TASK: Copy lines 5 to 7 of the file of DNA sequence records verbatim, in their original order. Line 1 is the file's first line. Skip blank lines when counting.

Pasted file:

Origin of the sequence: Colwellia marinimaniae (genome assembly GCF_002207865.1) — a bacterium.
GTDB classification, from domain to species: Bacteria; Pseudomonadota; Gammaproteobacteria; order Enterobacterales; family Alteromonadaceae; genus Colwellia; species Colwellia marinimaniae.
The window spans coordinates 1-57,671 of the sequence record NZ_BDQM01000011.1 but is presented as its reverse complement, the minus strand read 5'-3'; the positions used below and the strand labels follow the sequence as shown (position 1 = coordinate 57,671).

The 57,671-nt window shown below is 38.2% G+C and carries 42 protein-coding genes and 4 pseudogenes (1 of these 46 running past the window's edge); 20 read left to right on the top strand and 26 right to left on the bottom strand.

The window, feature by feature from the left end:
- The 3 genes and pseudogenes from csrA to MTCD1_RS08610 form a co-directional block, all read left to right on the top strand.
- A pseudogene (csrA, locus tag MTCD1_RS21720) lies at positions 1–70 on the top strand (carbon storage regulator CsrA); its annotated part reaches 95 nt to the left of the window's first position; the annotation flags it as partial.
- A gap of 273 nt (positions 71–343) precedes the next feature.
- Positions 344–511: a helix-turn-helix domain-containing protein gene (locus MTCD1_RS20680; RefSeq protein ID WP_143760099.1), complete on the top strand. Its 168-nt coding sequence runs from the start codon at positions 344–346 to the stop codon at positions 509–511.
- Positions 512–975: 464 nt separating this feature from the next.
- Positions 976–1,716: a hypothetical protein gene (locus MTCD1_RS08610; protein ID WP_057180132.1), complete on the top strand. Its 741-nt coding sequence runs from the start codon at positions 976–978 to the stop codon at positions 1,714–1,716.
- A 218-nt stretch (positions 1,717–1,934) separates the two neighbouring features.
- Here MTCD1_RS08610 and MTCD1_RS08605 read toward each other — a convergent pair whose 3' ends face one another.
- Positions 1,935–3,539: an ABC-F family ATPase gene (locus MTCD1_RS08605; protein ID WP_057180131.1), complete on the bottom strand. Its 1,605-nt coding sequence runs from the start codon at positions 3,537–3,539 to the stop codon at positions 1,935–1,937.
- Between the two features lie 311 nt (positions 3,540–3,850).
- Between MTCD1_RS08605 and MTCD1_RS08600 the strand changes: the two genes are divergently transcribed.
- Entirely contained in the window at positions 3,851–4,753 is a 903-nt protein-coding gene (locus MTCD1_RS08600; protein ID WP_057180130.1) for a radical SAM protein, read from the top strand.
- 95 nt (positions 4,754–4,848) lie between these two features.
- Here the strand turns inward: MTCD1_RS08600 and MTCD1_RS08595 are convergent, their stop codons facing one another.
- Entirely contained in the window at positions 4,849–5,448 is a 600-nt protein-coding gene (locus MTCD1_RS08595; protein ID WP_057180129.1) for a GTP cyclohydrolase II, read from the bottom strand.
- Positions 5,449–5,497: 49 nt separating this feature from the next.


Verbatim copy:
The window, feature by feature from the left end:
- The 3 genes and pseudogenes from csrA to MTCD1_RS08610 form a co-directional block, all read left to right on the top strand.
- A pseudogene (csrA, locus tag MTCD1_RS21720) lies at positions 1–70 on the top strand (carbon storage regulator CsrA); its annotated part reaches 95 nt to the left of the window's first position; the annotation flags it as partial.